The Fonz is back in town, and this time he’ll be singing and dancing his way into the hearts of audiences at the Arizona Broadway Theatre (ABT).
Opening on Friday, Aug. 26 and running through Sunday, Sept. 18, “Happy Days: The New Musical” rekindles memories of the ’50s and the sitcom “Happy Days,” which ran for 11 seasons — 1974 to 1984.
Actors Ron Howard, Henry Winkler, Scott Baio, Marion Ross and Tom Bosley made their way into family rooms, while the show spawned “Laverne and Shirley,” “Mork and Mindy” and “Joanie Loves Chachi.”
The musical version brings back many of the favorite characters, including the Cunningham family, Fonzie, Pinkie, Potsie and Ralph.
It takes the audience back to 1959 Milwaukee. The drive-in malt shop, Arnold’s, is in danger of being demolished, so the “Happy Days” gang hosts a dance contest and wrestling match to save the beloved hangout.
With all new music, “Happy Days” captures the jukebox feel of the 1950s, a time of sock hops and hoop skirts. ABT favorite Stephen Hohendorf plays the part of Richie Cunningham, the innocent teenager who is always looking out for his friends.
“It’s the nostalgia of the ’50s,” Hohendorf said. “I was very close with my grandmother, so seeing the era that she grew up in (made the show memorable). The characters are just fun, and who didn’t want to be the Fonz when they were growing up?”
Hohendorf said the musical captures the feel of the sitcom because the book is written by the TV series’ creator, Garry Marshall, with music by Oscar-winner Paul Williams.
“It’s all your favorite characters from the series in it,” Hohendorf said. “But they also sing and dance because it is a musical. There are lots of fun dance numbers, including the dance concert. It reads a lot like an episode of the TV show that never aired.”
Hohendorf has enjoyed digging into the character of Richie, the sometimes-middle child, sometimes-oldest child in the Cunningham family. (His older brother, Chuck, disappeared after two seasons with no explanation ever given in the TV series.)
Richie was created as a wholesome teenager of the ’50s who often had a wide-eyed approach to the world.
“He looks out for his friends,” Hohendorf said. “He’s goal oriented. He has aspirations to see the world and to be a journalist and to report about what he finds.”
Songwriter Williams has had a storied career writing some of the biggest hits of the 1970s, including “An Old-Fashioned Love Song” for Three Dog Night, “You and Me Against the World” for Helen Reddy, “We’ve Only Just Begun” and “Rainy Days and Mondays” for the Carpenters, “Evergreen” for Barbra Streisand, and “Rainbow Connection” for “The Muppet Movie.”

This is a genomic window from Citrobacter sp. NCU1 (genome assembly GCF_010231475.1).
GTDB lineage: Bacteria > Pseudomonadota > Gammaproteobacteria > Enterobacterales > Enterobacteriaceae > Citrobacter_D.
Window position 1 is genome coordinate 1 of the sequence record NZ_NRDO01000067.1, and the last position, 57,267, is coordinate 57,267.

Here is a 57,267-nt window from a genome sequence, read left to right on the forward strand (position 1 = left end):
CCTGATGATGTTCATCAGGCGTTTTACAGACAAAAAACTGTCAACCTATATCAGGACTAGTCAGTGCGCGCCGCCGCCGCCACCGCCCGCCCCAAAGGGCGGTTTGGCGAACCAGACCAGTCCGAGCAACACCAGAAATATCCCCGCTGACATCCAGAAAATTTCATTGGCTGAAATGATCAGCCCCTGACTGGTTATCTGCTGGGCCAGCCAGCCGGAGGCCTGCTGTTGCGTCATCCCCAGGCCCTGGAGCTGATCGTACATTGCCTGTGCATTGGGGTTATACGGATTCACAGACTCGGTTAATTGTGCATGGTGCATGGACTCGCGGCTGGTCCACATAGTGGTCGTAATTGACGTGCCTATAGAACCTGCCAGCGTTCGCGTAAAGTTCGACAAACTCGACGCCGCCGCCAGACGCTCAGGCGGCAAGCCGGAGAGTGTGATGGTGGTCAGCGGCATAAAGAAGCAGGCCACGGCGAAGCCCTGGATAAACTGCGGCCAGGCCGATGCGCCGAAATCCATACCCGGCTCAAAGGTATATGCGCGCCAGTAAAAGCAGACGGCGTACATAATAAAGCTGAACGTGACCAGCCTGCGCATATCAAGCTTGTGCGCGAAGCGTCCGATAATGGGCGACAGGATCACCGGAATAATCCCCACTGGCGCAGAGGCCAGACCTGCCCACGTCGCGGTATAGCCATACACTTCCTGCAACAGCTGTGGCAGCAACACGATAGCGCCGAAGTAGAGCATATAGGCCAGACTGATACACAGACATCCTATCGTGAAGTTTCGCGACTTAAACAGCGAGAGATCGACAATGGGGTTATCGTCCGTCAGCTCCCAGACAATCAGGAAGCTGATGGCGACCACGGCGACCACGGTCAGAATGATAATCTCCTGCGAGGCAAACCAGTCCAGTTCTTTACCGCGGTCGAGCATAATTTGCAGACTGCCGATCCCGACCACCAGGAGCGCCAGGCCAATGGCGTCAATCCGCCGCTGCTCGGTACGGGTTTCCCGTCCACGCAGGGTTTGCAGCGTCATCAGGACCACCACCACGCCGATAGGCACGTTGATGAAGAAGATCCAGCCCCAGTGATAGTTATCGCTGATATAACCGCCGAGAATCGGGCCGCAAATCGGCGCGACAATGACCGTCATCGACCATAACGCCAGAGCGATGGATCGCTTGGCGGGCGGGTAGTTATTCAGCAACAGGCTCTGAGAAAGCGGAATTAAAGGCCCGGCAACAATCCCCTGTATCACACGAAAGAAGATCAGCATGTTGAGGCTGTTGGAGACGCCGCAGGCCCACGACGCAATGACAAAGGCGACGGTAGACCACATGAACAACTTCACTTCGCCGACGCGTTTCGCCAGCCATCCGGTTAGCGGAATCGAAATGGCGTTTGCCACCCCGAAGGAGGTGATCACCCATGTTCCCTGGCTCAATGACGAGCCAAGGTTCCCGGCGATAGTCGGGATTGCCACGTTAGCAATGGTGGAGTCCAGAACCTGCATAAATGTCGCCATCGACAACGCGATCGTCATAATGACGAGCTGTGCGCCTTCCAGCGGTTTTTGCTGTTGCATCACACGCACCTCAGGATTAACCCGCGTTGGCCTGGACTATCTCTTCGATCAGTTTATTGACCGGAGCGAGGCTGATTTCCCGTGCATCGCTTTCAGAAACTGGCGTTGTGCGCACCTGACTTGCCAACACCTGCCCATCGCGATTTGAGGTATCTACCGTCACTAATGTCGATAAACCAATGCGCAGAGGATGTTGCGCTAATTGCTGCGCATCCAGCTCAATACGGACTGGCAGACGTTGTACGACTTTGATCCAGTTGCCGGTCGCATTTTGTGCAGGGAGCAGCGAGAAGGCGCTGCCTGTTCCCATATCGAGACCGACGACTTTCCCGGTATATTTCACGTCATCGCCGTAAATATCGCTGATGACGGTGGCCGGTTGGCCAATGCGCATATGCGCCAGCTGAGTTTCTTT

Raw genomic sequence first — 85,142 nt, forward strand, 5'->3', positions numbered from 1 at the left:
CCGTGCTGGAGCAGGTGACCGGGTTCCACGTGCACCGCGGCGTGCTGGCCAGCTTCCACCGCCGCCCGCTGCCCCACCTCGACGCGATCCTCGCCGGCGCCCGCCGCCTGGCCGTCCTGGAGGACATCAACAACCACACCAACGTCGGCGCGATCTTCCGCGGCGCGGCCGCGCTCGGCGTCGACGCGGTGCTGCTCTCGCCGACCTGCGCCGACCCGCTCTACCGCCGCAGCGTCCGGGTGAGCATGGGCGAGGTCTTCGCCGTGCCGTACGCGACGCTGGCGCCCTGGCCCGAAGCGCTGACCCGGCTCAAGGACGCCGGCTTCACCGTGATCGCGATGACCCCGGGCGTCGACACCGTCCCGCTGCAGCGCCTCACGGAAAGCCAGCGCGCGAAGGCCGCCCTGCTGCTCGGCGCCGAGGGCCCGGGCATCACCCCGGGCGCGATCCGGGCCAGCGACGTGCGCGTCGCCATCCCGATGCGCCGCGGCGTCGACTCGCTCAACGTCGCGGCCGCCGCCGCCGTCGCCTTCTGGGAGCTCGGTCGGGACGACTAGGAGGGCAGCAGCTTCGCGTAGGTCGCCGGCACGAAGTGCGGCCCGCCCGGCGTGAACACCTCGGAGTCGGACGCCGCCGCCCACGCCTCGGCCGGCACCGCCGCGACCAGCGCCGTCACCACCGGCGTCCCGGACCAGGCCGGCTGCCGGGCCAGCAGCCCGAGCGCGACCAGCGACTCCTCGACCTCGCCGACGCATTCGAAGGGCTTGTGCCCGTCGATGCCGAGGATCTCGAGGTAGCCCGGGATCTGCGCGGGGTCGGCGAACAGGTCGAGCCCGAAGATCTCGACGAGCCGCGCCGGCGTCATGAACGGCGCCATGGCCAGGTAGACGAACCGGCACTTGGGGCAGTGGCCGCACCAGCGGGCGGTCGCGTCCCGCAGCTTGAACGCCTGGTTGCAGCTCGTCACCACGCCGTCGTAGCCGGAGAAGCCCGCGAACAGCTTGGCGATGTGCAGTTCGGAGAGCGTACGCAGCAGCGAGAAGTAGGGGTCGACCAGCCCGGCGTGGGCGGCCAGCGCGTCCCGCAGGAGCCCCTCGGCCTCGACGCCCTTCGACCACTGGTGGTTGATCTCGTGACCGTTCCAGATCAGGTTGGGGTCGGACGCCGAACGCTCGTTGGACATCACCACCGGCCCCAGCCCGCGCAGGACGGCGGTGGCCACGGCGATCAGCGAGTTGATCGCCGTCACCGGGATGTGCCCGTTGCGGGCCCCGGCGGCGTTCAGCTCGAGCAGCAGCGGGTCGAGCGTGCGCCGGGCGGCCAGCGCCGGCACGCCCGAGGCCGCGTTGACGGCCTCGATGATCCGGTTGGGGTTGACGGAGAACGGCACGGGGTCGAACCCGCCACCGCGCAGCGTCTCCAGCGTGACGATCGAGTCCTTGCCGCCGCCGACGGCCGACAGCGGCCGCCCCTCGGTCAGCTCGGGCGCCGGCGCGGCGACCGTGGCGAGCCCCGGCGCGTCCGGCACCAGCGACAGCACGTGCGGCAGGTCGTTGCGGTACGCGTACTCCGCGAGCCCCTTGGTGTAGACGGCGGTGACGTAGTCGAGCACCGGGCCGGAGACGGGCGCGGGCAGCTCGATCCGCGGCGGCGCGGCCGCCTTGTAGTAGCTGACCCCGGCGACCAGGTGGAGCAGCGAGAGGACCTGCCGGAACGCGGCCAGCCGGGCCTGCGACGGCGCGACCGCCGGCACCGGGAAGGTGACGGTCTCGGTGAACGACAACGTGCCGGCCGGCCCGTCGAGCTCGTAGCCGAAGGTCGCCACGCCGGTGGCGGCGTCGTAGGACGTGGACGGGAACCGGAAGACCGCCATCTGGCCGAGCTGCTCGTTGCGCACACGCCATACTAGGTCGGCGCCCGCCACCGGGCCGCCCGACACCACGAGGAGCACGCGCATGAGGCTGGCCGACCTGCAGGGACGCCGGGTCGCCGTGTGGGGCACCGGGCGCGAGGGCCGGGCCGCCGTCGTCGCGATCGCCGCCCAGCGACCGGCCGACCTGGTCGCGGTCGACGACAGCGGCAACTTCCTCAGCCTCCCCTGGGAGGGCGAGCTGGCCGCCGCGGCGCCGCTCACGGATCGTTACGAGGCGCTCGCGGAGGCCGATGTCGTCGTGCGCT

Hohendorf described Williams’ music for “Happy Days: The New Musical” as being very catchy and in the style of the ’50s and ’60s, but with modern twists. Richie and his friends are part of a singing group called the Dial Tones, who sing four-part ’50s harmonies.
ABT’s technical artists have created a set that looks like the soundstage of the TV show, which was shot on Studio 19. The main set is Arnold’s malt shop, and then pieces fly in and out throughout the musical.
“It’s a total replica from the TV show,” Hohendorf said. “Looking at these pictures of the Cunningham kitchen and then going to see what’s in the scene shop is incredible. It’s an exact replica.”
While the show directly appeals to its fans and those who grew up in the ’50s and ’60s, Hohendorf said that the younger set is equally likely to enjoy it.
“The reason that the TV show was so successful is that the characters are so realistic, down to earth and relatable for really anyone, even in today’s society,” Hohendorf said.
“It’s just a lot of fun. The world is crazy right now, so why not come and see a show and reminisce about a simpler time and be transported back in time?”
On Wednesday, Aug. 31, ABT will host a masterclass connected with “Happy Days.” Lauran Stanis will teach dance warmups, dance technique and choreography from ABT’s production of “Happy Days.” Dance experience is helpful, but not required. Stanis has choreographed for theaters around the Valley, and is a teaching artist at Childsplay and a dance teacher at Metro Tech High School. She is the choreographer for this production of “Happy Days” at ABT.
The class is free, but there are limited spots, so anyone interested must register online. The Monday masterclass runs from 6 to 7:30 p.m. and is open to those ages 12 to 30.
While there were many restrictions during the pandemic at ABT, Hohendorf said they are pretty much back to full capacity and full dinner service.
“It’s really just a quality dining experience and an exceptional Broadway quality show as well,” Hohendorf said.
“Happy Days: The New Musical” ends a season that started with “Chicago” and continued with an eclectic mix of shows that included “Game Show,” “Flashdance,” “Ghost” and “Gypsy.”
“That’s why ABT is so great, because not every musical is for every person, but there is a musical out there for everyone,” Hohendorf said.
The coming season launches with “Monty Python’s Spamalot” and continues with “A Christmas Carol: The Musical,” “Mame,” “Escape to Margaritaville,” “Dirty Rotten Scoundrels,” “The Wizard of Oz” and “Disaster!”
“We’d love to see you at ‘Happy Days,’” Hohendorf said, issuing an invitation to Phoenix audiences. “And if not ‘Happy Days,’ we’ve got a really incredible season coming up. ABT is a staple in the Peoria community. If you haven’t checked it out before, what are you waiting for?”